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Logical Punctuation (Infographic)

by • June 28, 2013
logical-punctuation

Guest post by Jocelyn Blore While grammarians may bemoan the rise of social media and rampant texting for the devolution of the written word, there are battles being fought from within communities of writing Luddites as well. Would you listen to the Linguistic Society of America, or… MORE →

Top Student Writing Mistakes: The Real “Madness” in Higher Education

by • March 22, 2013

According to some estimates, March Madness costs companies up to $134 million in lost productivity — with employees streaming the tournament online, updating brackets, participating in office pools, and more. Imagine if the United States cared as much about the quality of a school’s curriculum as we do about the caliber of its basketball team? In keeping with the competitive spirit of the NCAA basketball championship, the Grammarly team created a “tournament” of our own. We reviewed articles from 16 student newspapers at colleges across the country to come up with our own “Final… MORE →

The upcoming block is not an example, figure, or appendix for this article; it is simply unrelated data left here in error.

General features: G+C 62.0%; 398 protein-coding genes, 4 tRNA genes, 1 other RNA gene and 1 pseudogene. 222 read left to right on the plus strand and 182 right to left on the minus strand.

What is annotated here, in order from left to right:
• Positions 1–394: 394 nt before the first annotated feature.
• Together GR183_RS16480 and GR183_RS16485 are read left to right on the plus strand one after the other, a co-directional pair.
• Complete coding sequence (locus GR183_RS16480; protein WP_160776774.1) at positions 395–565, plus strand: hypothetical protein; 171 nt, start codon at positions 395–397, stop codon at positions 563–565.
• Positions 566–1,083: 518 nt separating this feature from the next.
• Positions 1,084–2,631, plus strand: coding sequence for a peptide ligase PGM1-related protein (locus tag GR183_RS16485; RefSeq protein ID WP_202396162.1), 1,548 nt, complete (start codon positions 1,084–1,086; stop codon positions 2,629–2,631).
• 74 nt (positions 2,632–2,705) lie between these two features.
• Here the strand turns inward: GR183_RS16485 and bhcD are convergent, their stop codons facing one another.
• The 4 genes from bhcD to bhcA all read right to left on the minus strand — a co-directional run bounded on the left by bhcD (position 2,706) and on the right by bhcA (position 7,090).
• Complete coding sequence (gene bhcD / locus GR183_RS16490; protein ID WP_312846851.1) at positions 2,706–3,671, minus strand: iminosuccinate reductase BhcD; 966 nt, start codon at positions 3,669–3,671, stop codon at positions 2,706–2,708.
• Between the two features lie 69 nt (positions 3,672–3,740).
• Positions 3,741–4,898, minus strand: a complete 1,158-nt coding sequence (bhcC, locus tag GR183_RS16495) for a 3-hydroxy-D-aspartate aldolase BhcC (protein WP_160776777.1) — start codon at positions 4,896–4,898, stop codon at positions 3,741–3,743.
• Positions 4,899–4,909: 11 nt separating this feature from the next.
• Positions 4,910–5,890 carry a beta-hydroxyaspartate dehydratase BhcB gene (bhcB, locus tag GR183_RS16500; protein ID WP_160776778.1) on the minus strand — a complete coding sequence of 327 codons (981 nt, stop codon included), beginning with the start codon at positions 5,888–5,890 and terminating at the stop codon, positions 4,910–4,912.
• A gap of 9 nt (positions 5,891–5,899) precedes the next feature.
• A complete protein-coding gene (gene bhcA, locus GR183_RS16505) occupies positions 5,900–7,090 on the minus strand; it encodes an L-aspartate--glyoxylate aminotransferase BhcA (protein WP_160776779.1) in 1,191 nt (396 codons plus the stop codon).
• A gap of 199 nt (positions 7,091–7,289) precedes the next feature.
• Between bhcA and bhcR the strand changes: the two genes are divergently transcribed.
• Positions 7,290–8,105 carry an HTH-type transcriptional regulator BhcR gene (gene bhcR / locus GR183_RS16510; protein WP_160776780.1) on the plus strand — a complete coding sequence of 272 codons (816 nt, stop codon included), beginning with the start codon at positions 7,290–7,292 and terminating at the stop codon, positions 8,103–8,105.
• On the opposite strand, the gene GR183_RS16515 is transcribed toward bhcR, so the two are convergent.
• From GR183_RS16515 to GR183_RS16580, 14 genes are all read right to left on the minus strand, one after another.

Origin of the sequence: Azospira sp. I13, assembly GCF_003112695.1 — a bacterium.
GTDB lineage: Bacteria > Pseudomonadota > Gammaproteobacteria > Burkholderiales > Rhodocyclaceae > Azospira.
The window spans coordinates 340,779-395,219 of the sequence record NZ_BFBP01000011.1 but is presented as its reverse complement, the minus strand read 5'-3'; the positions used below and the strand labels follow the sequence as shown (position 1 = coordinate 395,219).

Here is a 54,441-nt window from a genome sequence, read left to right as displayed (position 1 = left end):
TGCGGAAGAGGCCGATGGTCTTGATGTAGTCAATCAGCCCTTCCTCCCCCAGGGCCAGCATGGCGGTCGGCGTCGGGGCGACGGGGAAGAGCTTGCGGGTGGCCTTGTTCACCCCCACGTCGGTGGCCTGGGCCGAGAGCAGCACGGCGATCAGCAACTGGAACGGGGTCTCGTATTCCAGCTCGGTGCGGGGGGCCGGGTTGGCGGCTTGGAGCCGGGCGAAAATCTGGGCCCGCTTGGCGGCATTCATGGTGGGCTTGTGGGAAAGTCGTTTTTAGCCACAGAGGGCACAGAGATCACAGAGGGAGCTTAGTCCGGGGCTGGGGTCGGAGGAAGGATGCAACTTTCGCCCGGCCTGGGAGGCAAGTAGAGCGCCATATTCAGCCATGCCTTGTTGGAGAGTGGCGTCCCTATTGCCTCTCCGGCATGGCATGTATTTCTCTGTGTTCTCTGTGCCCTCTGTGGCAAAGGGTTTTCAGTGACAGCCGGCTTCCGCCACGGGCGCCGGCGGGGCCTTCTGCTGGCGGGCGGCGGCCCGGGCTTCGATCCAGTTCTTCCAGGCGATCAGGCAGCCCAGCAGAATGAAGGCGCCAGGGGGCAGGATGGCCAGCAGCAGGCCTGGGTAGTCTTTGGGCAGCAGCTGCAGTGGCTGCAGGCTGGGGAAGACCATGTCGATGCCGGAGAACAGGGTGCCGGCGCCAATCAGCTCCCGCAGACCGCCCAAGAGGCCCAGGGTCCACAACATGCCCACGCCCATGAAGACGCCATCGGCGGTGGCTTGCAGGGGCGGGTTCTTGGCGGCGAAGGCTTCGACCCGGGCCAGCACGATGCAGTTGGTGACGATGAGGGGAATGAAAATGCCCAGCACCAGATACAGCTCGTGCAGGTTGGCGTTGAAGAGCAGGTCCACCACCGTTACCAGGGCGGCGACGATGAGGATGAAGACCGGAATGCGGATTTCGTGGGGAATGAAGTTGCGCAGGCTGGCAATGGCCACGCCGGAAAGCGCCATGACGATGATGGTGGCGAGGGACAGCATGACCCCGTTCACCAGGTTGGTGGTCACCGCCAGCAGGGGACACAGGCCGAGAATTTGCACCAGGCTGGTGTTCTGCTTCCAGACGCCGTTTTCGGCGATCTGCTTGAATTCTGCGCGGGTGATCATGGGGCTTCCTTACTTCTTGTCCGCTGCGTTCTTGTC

The Oxford Comma Debate

by • March 12, 2013

Guest Post from Jocelyn Blore Proper use of punctuation used to be the territory of editors and lonely grammar enthusiasts. One punctuation mark, however, has been catapulted into the popular consciousness with articles by The Economist, NPR, Mental Floss, and others, not to mention a hit song by Vampire Weekend. I’m speaking of course about the Oxford comma. Quick test: In a hypothetical Oscar acceptance speech to the Academy, which would be correct? A: “I’d like to thank my parents, Bill Hudson and Goldie Hawn.” B: “I’d like to thank my… MORE →

Bad Writing: What it Means for Your Career (INFOGRAPHIC)

by • March 05, 2013

Is poor writing an indicator that you will be less successful in your career? Kyle Wiens, CEO at iFixit, suggested as much in a July 20, 2012 article (“I Won’t Hire People Who Use Poor Grammar. Here’s Why.”) which appeared in Harvard Business Review’s blog network. Yesterday, in honor of National Grammar Day, Harvard Business Review posted another article (“Grammar Should Be Everyone’s Business”) written by Grammarly CEO Brad Hoover. Brad’s article provides real data to back up Mr. Wiens’ supposition that poor grammar predicts poor career outcomes. Here’s a breakdown… MORE →